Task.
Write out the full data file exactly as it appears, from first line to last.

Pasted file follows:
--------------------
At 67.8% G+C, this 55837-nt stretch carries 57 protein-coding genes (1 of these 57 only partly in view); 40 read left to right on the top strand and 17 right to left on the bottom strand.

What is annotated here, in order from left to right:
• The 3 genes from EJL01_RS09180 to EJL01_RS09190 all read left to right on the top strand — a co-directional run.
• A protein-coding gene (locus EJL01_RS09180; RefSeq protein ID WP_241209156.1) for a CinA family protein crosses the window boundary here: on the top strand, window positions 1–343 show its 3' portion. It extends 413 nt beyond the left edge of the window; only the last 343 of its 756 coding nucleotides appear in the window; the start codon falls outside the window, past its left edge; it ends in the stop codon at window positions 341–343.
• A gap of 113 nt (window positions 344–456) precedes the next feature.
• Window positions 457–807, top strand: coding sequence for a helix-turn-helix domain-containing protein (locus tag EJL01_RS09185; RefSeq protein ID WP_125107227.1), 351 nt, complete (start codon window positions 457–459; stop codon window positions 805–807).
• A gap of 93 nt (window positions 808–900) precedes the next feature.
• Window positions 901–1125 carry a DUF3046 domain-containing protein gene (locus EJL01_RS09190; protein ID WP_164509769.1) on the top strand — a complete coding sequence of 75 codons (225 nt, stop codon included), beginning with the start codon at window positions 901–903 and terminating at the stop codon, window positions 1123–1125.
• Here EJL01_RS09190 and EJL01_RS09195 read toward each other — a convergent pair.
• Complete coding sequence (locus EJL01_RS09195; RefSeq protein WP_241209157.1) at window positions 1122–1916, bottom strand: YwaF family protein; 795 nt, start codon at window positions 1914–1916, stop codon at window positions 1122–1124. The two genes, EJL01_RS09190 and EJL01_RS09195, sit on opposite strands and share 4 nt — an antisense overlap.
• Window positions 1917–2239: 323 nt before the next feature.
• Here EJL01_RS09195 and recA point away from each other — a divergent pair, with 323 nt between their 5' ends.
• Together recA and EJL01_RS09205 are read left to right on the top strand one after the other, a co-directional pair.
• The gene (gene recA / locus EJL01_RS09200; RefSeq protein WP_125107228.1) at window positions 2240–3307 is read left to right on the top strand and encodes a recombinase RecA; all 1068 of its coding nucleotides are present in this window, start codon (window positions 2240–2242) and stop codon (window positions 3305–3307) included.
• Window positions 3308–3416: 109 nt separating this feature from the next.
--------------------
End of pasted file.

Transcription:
At 67.8% G+C, this 55837-nt stretch carries 57 protein-coding genes (1 of these 57 only partly in view); 40 read left to right on the top strand and 17 right to left on the bottom strand.

What is annotated here, in order from left to right:
• The 3 genes from EJL01_RS09180 to EJL01_RS09190 all read left to right on the top strand — a co-directional run.
• A protein-coding gene (locus EJL01_RS09180; RefSeq protein ID WP_241209156.1) for a CinA family protein crosses the window boundary here: on the top strand, window positions 1–343 show its 3' portion. It extends 413 nt beyond the left edge of the window; only the last 343 of its 756 coding nucleotides appear in the window; the start codon falls outside the window, past its left edge; it ends in the stop codon at window positions 341–343.
• A gap of 113 nt (window positions 344–456) precedes the next feature.
• Window positions 457–807, top strand: coding sequence for a helix-turn-helix domain-containing protein (locus tag EJL01_RS09185; RefSeq protein ID WP_125107227.1), 351 nt, complete (start codon window positions 457–459; stop codon window positions 805–807).
• A gap of 93 nt (window positions 808–900) precedes the next feature.
• Window positions 901–1125 carry a DUF3046 domain-containing protein gene (locus EJL01_RS09190; protein ID WP_164509769.1) on the top strand — a complete coding sequence of 75 codons (225 nt, stop codon included), beginning with the start codon at window positions 901–903 and terminating at the stop codon, window positions 1123–1125.
• Here EJL01_RS09190 and EJL01_RS09195 read toward each other — a convergent pair.
• Complete coding sequence (locus EJL01_RS09195; RefSeq protein WP_241209157.1) at window positions 1122–1916, bottom strand: YwaF family protein; 795 nt, start codon at window positions 1914–1916, stop codon at window positions 1122–1124. The two genes, EJL01_RS09190 and EJL01_RS09195, sit on opposite strands and share 4 nt — an antisense overlap.
• Window positions 1917–2239: 323 nt before the next feature.
• Here EJL01_RS09195 and recA point away from each other — a divergent pair, with 323 nt between their 5' ends.
• Together recA and EJL01_RS09205 are read left to right on the top strand one after the other, a co-directional pair.
• The gene (gene recA / locus EJL01_RS09200; RefSeq protein WP_125107228.1) at window positions 2240–3307 is read left to right on the top strand and encodes a recombinase RecA; all 1068 of its coding nucleotides are present in this window, start codon (window positions 2240–2242) and stop codon (window positions 3305–3307) included.
• Window positions 3308–3416: 109 nt separating this feature from the next.